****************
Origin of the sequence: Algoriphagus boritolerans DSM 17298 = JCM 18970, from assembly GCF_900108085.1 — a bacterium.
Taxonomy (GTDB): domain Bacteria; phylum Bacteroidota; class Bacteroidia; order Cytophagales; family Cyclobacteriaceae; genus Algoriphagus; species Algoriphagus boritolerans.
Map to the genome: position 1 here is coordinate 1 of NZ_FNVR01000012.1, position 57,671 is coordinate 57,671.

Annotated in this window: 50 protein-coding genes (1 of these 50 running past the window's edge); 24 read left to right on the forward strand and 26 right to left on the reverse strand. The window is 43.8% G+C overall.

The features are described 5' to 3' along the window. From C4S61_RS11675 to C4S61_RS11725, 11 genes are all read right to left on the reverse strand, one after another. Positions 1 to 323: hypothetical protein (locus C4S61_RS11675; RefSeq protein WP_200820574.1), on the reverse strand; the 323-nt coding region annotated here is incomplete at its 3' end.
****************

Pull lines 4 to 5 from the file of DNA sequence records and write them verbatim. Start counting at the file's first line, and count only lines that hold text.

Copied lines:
Annotated in this window: 50 protein-coding genes (1 of these 50 running past the window's edge); 24 read left to right on the forward strand and 26 right to left on the reverse strand. The window is 43.8% G+C overall.

The features are described 5' to 3' along the window. From C4S61_RS11675 to C4S61_RS11725, 11 genes are all read right to left on the reverse strand, one after another. Positions 1 to 323: hypothetical protein (locus C4S61_RS11675; RefSeq protein WP_200820574.1), on the reverse strand; the 323-nt coding region annotated here is incomplete at its 3' end.